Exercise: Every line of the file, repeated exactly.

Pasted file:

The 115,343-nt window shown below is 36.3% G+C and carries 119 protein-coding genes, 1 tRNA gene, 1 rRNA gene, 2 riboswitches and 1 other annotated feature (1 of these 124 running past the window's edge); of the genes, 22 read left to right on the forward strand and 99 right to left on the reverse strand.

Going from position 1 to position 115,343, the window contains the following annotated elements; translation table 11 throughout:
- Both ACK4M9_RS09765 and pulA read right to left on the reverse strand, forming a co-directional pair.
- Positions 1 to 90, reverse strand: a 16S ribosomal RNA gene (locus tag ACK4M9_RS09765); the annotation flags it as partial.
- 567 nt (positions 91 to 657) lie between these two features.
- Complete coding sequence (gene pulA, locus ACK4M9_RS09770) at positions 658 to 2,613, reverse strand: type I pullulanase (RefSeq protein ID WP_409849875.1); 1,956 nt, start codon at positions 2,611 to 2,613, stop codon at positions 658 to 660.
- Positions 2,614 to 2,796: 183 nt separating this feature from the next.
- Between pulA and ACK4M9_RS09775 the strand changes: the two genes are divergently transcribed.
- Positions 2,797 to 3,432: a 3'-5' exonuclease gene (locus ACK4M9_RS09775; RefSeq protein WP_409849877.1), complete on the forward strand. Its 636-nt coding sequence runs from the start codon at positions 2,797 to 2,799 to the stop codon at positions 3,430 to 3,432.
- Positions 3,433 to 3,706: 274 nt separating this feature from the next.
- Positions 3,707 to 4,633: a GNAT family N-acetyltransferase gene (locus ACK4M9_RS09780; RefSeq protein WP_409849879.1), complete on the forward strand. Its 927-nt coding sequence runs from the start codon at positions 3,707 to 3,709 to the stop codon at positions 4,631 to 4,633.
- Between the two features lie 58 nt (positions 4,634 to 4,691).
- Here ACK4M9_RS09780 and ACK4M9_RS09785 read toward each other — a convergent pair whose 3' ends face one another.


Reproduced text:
The 115,343-nt window shown below is 36.3% G+C and carries 119 protein-coding genes, 1 tRNA gene, 1 rRNA gene, 2 riboswitches and 1 other annotated feature (1 of these 124 running past the window's edge); of the genes, 22 read left to right on the forward strand and 99 right to left on the reverse strand.

Going from position 1 to position 115,343, the window contains the following annotated elements; translation table 11 throughout:
- Both ACK4M9_RS09765 and pulA read right to left on the reverse strand, forming a co-directional pair.
- Positions 1 to 90, reverse strand: a 16S ribosomal RNA gene (locus tag ACK4M9_RS09765); the annotation flags it as partial.
- 567 nt (positions 91 to 657) lie between these two features.
- Complete coding sequence (gene pulA, locus ACK4M9_RS09770) at positions 658 to 2,613, reverse strand: type I pullulanase (RefSeq protein ID WP_409849875.1); 1,956 nt, start codon at positions 2,611 to 2,613, stop codon at positions 658 to 660.
- Positions 2,614 to 2,796: 183 nt separating this feature from the next.
- Between pulA and ACK4M9_RS09775 the strand changes: the two genes are divergently transcribed.
- Positions 2,797 to 3,432: a 3'-5' exonuclease gene (locus ACK4M9_RS09775; RefSeq protein WP_409849877.1), complete on the forward strand. Its 636-nt coding sequence runs from the start codon at positions 2,797 to 2,799 to the stop codon at positions 3,430 to 3,432.
- Positions 3,433 to 3,706: 274 nt separating this feature from the next.
- Positions 3,707 to 4,633: a GNAT family N-acetyltransferase gene (locus ACK4M9_RS09780; RefSeq protein WP_409849879.1), complete on the forward strand. Its 927-nt coding sequence runs from the start codon at positions 3,707 to 3,709 to the stop codon at positions 4,631 to 4,633.
- Between the two features lie 58 nt (positions 4,634 to 4,691).
- Here ACK4M9_RS09780 and ACK4M9_RS09785 read toward each other — a convergent pair whose 3' ends face one another.